Intranasal Aβ Vaccination as an Approach to Treating β-Amyloidosis

  • D. J. Selkoe
Conference paper
Part of the Research and Perspectives in Alzheimer’s Disease book series (ALZHEIMER)


The cerebral accumulation of amyloid β-protein (AP) in Alzheimer’s disease (AD) is accompanied by an inflammatory reaction marked by microgliosis, astrocytosis and the release of pro-inflammatory cytokines and acute phase proteins. Mucosal administration of disease-implicated proteins can induce antigen-specific, anti-inflammatory immune responses in mucosal lymphoid tissue which subsequently act systemically. We hypothesized that chronic mucosal administration of Aβ peptide might induce an anti-inflammatory immune process in which cells induced in the mucosa would circulate to and enter brain tissue to provide a Th2-type cytokine response that could decrease local inflammation. To test this hypothesis, we treated human APP transgenic mice between the ages of ~5 and ~12 months with synthetic human Aβ1–40 peptide given mucosally (orally or intranasally) each week. In the mice treated intranasally, we found significant decreases in cerebral Aβ plaque burden as well as Aβ42 levels, compared to a control group of mice treated with myelin basic protein or left untreated. The lower Aβ burden in the nasally treated mice was associated with decreased local microglial and astrocytic activation, decreased neuritic dystrophy, serum anti-Aβ antibodies of the IgGl and IgG2b classes and a small number of mononuclear cells in the brain expressing the anti-inflammatory cytokines, IL-4, IL-10 and TGF-β. Our results demonstrate that chronic nasal administration of Aβ can induce a cellular and humoral immune response to Aβ that decreases cerebral Aβ levels, suggesting a novel mucosal immunological approach for the treatment and prevention of AD.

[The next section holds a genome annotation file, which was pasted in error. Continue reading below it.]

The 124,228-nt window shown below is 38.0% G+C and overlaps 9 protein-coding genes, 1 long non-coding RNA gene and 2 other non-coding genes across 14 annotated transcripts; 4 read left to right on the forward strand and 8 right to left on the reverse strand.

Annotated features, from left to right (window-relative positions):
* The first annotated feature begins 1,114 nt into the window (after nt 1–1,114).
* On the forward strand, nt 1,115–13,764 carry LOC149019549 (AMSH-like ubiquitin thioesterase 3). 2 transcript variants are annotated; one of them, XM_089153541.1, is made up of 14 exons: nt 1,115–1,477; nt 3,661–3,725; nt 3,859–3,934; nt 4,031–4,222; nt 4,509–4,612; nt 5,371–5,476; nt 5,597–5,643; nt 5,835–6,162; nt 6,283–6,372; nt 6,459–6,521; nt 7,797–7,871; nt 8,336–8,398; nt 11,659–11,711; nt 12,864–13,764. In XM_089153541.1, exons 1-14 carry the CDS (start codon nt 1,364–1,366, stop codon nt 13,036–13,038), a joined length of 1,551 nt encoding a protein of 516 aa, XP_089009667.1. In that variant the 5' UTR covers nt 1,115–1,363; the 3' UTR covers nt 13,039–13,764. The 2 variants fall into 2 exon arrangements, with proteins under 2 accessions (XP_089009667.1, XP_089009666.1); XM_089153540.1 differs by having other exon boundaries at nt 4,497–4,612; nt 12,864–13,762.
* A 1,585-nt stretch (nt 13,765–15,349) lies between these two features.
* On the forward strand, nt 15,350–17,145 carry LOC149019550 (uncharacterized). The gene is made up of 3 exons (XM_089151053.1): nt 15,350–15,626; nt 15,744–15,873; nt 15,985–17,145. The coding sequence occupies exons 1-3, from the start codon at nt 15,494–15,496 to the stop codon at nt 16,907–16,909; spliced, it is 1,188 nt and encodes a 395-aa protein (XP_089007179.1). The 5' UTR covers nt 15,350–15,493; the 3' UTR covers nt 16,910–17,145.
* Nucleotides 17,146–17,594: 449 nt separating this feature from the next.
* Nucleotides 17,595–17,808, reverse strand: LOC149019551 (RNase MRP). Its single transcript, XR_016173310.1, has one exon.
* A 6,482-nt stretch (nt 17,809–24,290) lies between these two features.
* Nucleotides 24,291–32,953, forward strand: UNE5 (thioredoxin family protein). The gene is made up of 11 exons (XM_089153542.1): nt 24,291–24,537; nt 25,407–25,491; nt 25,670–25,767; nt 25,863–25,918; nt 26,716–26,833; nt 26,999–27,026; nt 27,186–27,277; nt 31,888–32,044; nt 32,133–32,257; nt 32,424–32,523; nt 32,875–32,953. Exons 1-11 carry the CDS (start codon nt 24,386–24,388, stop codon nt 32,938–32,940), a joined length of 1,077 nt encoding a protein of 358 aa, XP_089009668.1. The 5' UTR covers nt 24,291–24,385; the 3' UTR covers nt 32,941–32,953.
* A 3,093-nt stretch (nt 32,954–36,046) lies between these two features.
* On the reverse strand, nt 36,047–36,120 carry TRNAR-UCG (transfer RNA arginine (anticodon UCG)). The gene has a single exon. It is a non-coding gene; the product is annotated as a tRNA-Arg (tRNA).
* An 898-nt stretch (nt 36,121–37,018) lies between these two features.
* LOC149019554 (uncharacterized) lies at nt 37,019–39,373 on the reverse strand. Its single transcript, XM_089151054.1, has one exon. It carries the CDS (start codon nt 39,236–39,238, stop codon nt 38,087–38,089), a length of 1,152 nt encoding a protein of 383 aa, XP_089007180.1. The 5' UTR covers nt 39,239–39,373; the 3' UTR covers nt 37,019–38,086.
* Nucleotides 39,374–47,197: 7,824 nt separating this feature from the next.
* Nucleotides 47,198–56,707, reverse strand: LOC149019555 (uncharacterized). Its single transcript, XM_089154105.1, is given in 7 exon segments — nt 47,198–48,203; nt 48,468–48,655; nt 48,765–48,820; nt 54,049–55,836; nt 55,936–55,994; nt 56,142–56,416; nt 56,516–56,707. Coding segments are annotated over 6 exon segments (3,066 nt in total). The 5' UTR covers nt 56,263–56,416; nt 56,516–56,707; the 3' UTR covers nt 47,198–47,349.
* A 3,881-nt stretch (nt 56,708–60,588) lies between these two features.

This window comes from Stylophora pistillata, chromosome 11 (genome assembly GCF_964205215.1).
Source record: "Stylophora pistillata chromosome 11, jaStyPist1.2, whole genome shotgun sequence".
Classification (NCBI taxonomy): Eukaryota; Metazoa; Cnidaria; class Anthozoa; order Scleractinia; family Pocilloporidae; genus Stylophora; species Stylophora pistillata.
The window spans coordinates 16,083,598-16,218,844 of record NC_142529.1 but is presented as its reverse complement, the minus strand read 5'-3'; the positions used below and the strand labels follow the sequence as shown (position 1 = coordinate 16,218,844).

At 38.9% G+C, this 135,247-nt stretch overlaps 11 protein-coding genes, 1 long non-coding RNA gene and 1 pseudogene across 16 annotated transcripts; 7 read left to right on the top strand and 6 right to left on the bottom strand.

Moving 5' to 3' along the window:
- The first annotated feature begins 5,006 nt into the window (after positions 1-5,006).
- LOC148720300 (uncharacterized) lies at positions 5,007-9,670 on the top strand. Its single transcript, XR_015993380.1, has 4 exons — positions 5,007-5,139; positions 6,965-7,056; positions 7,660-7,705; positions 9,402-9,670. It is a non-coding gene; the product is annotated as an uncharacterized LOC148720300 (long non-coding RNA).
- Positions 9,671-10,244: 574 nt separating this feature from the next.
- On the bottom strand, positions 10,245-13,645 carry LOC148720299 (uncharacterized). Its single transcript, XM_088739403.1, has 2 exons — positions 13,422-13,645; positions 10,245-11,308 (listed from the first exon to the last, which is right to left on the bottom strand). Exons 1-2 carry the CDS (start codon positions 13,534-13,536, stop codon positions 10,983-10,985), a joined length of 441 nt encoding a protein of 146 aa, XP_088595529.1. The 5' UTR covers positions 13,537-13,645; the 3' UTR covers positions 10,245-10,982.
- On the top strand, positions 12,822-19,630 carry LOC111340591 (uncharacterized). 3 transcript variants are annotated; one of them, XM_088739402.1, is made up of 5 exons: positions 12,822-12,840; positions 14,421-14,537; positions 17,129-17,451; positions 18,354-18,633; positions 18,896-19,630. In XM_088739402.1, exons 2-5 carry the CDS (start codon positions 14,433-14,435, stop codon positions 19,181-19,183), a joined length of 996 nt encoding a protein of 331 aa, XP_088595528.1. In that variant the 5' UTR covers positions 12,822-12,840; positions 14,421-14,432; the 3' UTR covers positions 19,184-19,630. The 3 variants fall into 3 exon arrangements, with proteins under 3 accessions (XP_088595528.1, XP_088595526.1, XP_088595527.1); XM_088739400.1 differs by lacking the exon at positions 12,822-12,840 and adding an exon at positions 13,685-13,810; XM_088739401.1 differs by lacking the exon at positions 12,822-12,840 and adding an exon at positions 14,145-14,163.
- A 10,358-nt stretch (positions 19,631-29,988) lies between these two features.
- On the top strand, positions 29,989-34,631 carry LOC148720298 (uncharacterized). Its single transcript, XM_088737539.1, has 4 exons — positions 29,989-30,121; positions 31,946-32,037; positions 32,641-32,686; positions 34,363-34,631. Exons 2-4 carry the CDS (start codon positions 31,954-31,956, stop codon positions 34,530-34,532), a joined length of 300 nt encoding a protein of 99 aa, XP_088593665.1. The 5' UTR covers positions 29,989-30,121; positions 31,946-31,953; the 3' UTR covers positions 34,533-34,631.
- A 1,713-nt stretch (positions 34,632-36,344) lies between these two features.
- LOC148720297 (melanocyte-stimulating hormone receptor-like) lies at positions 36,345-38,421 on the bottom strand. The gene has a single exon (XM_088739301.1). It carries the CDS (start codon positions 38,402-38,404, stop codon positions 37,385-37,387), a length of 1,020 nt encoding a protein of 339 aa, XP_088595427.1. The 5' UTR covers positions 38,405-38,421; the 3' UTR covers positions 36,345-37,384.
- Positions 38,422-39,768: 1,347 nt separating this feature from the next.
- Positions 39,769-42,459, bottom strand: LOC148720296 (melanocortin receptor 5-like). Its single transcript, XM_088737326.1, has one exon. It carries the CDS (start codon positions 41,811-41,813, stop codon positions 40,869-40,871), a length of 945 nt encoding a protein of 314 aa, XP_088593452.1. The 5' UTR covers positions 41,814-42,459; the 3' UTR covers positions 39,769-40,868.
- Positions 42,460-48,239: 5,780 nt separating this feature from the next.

Experimental Autoimmune Encephalomyelitis Myelin Basic Protein Plaque Burden Neuritic Dystrophy Nasal Administration 
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Copyright information

© Springer-Verlag Berlin Heidelberg 2003

Authors and Affiliations

  • D. J. Selkoe
    • 1
  1. 1.Center for Neurologic DiseasesHarvard Medical School and Brigham and Women’s HospitalBostonUSA

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